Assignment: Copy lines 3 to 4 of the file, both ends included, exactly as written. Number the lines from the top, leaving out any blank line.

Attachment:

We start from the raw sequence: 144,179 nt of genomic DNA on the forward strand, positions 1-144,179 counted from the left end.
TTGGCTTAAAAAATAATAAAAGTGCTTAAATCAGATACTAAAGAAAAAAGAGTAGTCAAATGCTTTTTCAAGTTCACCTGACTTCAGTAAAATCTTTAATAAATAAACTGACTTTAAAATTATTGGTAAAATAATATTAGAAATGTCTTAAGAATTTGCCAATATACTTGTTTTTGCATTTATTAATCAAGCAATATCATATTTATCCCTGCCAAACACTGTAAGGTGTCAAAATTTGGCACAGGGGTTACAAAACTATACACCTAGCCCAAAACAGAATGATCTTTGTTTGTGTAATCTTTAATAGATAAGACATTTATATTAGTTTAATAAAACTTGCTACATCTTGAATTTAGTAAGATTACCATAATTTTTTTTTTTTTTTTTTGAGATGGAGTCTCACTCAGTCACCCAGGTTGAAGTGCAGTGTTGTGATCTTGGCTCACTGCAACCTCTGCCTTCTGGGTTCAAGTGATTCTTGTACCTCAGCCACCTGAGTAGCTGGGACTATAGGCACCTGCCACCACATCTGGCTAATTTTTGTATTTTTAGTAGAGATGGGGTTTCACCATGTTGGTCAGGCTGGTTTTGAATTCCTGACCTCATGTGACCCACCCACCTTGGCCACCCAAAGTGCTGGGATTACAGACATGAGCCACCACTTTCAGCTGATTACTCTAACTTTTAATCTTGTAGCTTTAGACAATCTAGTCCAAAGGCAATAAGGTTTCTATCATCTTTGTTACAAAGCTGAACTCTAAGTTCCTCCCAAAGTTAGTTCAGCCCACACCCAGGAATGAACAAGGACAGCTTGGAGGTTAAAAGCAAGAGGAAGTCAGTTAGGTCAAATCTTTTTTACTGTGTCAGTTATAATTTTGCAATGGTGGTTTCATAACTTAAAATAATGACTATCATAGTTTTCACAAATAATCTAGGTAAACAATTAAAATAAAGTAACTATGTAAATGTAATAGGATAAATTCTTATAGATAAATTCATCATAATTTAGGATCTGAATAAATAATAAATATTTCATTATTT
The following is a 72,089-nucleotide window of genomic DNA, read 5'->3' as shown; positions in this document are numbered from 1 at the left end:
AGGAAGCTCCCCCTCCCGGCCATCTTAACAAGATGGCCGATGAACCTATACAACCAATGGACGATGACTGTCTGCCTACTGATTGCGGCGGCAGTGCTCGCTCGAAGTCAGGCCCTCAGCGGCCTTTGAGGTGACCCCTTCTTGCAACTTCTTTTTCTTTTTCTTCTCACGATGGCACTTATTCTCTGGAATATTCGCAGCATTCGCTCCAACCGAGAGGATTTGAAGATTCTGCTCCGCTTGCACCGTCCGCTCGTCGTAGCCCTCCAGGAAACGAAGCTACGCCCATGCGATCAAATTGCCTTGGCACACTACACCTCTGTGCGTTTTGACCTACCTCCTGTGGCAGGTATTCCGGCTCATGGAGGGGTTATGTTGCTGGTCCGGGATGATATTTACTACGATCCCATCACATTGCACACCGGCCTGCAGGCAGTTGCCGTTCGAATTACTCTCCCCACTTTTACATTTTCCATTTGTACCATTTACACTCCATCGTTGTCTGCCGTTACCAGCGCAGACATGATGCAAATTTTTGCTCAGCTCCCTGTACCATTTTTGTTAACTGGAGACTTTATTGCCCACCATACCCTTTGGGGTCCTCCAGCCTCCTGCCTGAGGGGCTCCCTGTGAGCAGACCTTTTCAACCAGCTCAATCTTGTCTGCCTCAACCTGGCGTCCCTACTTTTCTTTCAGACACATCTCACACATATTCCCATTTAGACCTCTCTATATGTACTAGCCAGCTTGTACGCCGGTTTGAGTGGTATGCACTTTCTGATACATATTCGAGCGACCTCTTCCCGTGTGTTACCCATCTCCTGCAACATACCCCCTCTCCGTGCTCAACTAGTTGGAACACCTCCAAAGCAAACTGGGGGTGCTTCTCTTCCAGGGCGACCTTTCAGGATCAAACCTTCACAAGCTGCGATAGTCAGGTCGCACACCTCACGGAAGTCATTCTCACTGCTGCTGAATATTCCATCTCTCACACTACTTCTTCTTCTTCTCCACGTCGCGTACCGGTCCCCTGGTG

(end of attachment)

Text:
The following is a 72,089-nucleotide window of genomic DNA, read 5'->3' as shown; positions in this document are numbered from 1 at the left end:
AGGAAGCTCCCCCTCCCGGCCATCTTAACAAGATGGCCGATGAACCTATACAACCAATGGACGATGACTGTCTGCCTACTGATTGCGGCGGCAGTGCTCGCTCGAAGTCAGGCCCTCAGCGGCCTTTGAGGTGACCCCTTCTTGCAACTTCTTTTTCTTTTTCTTCTCACGATGGCACTTATTCTCTGGAATATTCGCAGCATTCGCTCCAACCGAGAGGATTTGAAGATTCTGCTCCGCTTGCACCGTCCGCTCGTCGTAGCCCTCCAGGAAACGAAGCTACGCCCATGCGATCAAATTGCCTTGGCACACTACACCTCTGTGCGTTTTGACCTACCTCCTGTGGCAGGTATTCCGGCTCATGGAGGGGTTATGTTGCTGGTCCGGGATGATATTTACTACGATCCCATCACATTGCACACCGGCCTGCAGGCAGTTGCCGTTCGAATTACTCTCCCCACTTTTACATTTTCCATTTGTACCATTTACACTCCATCGTTGTCTGCCGTTACCAGCGCAGACATGATGCAAATTTTTGCTCAGCTCCCTGTACCATTTTTGTTAACTGGAGACTTTATTGCCCACCATACCCTTTGGGGTCCTCCAGCCTCCTGCCTGAGGGGCTCCCTGTGAGCAGACCTTTTCAACCAGCTCAATCTTGTCTGCCTCAACCTGGCGTCCCTACTTTTCTTTCAGACACATCTCACACATATTCCCATTTAGACCTCTCTATATGTACTAGCCAGCTTGTACGCCGGTTTGAGTGGTATGCACTTTCTGATACATATTCGAGCGACCTCTTCCCGTGTGTTACCCATCTCCTGCAACATACCCCCTCTCCGTGCTCAACTAGTTGGAACACCTCCAAAGCAAACTGGGGGTGCTTCTCTTCCAGGGCGACCTTTCAGGATCAAACCTTCACAAGCTGCGATAGTCAGGTCGCACACCTCACGGAAGTCATTCTCACTGCTGCTGAATATTCCATCTCTCACACTACTTCTTCTTCTTCTCCACGTCGCGTACCGGTCCCCTGGTG